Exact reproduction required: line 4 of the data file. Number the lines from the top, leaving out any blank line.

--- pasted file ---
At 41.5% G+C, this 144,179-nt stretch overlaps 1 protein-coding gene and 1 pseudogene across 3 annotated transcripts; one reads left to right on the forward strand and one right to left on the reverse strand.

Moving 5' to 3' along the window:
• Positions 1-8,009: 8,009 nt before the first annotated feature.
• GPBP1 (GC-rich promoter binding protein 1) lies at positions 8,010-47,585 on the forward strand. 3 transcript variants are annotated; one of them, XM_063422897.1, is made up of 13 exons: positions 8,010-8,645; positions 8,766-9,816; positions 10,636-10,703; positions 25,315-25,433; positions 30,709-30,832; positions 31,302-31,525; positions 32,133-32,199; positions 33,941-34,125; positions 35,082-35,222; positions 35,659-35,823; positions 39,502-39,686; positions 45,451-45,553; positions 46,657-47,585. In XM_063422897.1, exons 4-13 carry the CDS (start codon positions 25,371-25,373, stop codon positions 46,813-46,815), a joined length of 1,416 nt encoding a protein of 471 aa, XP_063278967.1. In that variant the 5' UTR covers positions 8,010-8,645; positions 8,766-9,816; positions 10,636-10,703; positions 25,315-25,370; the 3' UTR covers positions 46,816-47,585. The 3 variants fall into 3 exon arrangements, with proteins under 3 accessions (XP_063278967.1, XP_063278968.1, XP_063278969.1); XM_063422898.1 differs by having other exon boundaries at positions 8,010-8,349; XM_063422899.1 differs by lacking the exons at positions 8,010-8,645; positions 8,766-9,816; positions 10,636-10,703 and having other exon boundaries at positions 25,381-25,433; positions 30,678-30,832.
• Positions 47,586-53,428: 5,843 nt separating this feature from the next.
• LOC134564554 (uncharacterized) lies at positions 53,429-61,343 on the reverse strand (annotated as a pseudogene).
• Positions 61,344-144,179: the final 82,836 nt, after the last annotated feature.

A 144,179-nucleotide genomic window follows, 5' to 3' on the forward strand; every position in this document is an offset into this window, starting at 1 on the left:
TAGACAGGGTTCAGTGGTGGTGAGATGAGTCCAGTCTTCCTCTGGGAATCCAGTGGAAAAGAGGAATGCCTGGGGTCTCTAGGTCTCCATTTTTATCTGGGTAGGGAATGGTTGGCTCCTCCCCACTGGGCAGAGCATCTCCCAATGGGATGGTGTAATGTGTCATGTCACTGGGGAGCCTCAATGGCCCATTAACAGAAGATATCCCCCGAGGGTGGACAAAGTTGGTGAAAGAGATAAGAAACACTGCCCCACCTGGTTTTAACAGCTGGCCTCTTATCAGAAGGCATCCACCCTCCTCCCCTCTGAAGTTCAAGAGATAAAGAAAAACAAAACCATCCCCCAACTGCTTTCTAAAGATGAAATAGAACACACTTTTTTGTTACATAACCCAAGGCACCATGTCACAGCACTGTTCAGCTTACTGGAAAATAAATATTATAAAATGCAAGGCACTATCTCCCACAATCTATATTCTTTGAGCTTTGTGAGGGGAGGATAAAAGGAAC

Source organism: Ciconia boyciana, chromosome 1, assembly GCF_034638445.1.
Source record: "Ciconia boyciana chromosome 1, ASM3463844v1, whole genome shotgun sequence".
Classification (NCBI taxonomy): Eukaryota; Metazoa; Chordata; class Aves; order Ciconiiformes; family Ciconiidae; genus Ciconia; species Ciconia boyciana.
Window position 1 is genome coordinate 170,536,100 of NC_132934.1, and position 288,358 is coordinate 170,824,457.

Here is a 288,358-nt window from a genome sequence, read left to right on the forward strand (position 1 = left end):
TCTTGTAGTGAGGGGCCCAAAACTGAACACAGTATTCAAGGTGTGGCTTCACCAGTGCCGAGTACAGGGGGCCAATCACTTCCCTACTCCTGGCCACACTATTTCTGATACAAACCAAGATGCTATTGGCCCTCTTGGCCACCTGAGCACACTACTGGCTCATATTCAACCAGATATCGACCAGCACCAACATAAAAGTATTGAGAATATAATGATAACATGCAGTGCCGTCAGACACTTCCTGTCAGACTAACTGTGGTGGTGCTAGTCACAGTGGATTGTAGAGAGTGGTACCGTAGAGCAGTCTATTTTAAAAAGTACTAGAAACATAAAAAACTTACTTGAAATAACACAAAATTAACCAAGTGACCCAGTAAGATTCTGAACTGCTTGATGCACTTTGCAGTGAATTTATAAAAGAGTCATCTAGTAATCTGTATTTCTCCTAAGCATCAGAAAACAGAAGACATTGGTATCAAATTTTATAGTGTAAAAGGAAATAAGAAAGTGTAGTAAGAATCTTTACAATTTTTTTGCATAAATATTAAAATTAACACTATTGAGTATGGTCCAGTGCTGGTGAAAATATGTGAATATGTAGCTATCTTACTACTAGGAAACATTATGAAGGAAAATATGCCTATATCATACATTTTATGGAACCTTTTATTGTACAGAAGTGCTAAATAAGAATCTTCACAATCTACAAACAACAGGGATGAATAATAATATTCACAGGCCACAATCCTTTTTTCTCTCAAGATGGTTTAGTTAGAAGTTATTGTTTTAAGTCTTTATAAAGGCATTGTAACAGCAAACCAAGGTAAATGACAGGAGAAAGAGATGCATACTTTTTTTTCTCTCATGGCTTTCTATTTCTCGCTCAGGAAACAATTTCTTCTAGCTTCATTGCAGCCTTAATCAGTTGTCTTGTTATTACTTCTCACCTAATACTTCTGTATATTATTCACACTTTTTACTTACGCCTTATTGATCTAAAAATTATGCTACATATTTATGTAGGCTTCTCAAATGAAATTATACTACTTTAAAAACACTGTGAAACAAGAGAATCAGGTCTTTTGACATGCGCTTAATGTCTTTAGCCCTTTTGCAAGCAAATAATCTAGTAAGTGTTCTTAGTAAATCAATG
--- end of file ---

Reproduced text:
• GPBP1 (GC-rich promoter binding protein 1) lies at positions 8,010-47,585 on the forward strand. 3 transcript variants are annotated; one of them, XM_063422897.1, is made up of 13 exons: positions 8,010-8,645; positions 8,766-9,816; positions 10,636-10,703; positions 25,315-25,433; positions 30,709-30,832; positions 31,302-31,525; positions 32,133-32,199; positions 33,941-34,125; positions 35,082-35,222; positions 35,659-35,823; positions 39,502-39,686; positions 45,451-45,553; positions 46,657-47,585. In XM_063422897.1, exons 4-13 carry the CDS (start codon positions 25,371-25,373, stop codon positions 46,813-46,815), a joined length of 1,416 nt encoding a protein of 471 aa, XP_063278967.1. In that variant the 5' UTR covers positions 8,010-8,645; positions 8,766-9,816; positions 10,636-10,703; positions 25,315-25,370; the 3' UTR covers positions 46,816-47,585. The 3 variants fall into 3 exon arrangements, with proteins under 3 accessions (XP_063278967.1, XP_063278968.1, XP_063278969.1); XM_063422898.1 differs by having other exon boundaries at positions 8,010-8,349; XM_063422899.1 differs by lacking the exons at positions 8,010-8,645; positions 8,766-9,816; positions 10,636-10,703 and having other exon boundaries at positions 25,381-25,433; positions 30,678-30,832.